Becky Rowe writes:
I’ve been in Australia for a few days for a client project and one of things I have noticed (aside from the jetlag and great weather) is the constant reference across all kinds of public communications to ‘us’, ‘we’, ‘together’, ‘you’, and ‘community’.
New building projects mention ‘helping our communities grow stronger’, while ‘no alcohol’ signs on the beaches explain why it is beneficial to everyone if you don’t drink your beers on the beach. The taxi rank at the airport had a large sign which communicated clearly and simply what you could ask of your taxi driver, and what he could expect of you (you are entitled to ask your driver to turn on or off the radio or aircon, and to take a different route, but you aren’t allowed to be drink or eat in the cab).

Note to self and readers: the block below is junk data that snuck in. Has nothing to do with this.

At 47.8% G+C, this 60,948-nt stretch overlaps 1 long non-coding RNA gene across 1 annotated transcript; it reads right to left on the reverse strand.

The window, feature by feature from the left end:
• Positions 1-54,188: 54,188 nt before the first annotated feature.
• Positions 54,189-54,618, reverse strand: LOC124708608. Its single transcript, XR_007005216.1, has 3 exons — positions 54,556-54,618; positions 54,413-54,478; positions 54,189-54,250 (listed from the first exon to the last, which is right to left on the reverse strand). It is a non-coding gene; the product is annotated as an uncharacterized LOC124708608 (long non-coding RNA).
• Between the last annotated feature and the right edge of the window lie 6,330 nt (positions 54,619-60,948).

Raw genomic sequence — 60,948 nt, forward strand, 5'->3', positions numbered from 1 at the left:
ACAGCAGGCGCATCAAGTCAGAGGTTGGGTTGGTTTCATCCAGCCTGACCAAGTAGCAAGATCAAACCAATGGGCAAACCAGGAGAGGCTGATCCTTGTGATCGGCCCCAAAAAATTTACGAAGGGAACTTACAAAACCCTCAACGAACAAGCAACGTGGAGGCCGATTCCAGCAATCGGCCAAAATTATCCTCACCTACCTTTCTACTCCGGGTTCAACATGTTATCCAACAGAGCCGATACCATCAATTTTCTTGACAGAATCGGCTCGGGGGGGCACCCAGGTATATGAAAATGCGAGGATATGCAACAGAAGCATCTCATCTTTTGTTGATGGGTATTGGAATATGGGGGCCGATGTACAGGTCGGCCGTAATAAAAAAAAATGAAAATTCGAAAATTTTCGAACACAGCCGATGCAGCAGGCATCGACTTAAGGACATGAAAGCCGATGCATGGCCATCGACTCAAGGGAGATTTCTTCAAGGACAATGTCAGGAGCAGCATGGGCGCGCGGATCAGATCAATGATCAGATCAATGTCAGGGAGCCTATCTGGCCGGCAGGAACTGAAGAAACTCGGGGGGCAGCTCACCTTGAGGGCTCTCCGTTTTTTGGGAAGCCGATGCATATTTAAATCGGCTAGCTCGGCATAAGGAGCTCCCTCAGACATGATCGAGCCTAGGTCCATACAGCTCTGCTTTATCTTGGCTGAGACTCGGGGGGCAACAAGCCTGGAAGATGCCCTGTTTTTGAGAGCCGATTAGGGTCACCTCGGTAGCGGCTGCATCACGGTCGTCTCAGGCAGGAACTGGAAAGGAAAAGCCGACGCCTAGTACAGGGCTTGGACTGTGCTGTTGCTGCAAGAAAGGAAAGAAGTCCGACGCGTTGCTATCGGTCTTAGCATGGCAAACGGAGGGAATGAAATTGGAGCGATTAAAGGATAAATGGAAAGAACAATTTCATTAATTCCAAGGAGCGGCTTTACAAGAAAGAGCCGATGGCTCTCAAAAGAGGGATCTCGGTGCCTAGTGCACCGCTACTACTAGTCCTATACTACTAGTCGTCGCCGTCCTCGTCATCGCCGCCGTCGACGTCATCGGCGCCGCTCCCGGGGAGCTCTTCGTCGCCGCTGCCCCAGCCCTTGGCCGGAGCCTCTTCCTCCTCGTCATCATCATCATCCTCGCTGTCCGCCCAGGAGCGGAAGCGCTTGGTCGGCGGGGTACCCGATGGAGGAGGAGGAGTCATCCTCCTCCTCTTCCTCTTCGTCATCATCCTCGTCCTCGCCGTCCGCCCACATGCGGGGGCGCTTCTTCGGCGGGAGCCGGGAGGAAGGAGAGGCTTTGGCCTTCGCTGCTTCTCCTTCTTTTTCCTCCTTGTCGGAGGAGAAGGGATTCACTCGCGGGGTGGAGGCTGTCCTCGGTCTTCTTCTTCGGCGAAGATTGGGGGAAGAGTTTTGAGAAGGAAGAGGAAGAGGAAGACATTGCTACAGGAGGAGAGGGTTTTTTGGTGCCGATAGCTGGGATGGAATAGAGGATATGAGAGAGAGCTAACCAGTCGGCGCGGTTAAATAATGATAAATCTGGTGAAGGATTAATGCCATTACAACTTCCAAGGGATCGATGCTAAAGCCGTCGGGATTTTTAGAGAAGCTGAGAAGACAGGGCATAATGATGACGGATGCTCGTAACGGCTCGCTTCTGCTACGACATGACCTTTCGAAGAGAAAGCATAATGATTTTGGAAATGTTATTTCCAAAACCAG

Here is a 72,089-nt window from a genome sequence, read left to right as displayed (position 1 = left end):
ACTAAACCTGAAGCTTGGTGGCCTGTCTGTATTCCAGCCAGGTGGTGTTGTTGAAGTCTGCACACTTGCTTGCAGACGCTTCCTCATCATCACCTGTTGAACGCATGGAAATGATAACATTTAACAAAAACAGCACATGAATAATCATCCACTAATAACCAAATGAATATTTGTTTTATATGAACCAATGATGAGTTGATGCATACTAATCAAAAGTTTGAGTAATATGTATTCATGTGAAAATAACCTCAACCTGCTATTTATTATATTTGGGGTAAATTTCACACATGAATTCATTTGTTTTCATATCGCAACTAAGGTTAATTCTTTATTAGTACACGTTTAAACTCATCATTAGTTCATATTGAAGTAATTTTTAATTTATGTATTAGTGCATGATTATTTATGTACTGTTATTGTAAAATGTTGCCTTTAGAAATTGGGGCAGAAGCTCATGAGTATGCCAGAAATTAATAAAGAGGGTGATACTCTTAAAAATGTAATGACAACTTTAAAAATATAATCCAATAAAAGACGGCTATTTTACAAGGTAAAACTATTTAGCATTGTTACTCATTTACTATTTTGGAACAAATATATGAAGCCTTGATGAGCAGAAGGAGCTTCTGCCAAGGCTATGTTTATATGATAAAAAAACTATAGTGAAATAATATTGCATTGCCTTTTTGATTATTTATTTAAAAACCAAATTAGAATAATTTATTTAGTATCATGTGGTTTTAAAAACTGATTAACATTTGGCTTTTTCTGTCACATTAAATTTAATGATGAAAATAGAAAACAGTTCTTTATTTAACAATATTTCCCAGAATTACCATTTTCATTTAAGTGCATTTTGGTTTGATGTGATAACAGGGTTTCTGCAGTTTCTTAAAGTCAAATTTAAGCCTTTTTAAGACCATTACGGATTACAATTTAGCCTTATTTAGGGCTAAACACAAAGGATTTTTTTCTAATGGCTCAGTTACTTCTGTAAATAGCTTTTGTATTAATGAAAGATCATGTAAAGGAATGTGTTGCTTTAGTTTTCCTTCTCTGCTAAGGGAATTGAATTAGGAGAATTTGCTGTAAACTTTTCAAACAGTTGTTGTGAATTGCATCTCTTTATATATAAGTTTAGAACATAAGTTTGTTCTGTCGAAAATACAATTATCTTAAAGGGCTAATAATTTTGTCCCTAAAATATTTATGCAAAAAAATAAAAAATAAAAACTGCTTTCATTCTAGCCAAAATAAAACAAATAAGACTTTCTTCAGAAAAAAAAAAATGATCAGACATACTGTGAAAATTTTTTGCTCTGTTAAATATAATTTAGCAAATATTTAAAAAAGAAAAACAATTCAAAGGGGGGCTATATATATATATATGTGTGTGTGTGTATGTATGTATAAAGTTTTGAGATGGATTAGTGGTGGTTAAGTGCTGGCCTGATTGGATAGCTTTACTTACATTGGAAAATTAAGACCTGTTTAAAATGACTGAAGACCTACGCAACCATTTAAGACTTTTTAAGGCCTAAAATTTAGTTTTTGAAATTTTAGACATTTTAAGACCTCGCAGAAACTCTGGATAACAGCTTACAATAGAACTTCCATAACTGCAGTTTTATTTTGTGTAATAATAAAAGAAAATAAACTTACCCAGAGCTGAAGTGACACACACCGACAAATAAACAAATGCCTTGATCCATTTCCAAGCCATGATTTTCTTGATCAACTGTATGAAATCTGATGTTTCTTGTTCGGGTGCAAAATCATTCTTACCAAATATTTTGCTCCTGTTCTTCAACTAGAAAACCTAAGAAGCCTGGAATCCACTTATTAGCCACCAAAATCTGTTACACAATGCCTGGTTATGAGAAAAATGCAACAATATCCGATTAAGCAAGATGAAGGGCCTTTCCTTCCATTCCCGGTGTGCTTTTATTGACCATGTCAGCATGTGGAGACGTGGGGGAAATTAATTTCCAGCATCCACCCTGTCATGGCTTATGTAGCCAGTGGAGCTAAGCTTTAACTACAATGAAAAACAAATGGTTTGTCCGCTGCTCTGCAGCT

The prevalence of these signs, the explicit wording, and clear reference to shared responsibilities, all communicated in a friendly and understandable way, somehow surprised me. In some ways I found them a bit patronising, but I also found it refreshing to have ‘the rules’ of ‘good citizenship’ made clear.
Knowing the rationale behind an apparently bureacratic or even irrational rule can make all the difference to compliance. I think the UK has something to learn from the Australians about how to behave – and how to get people to behave.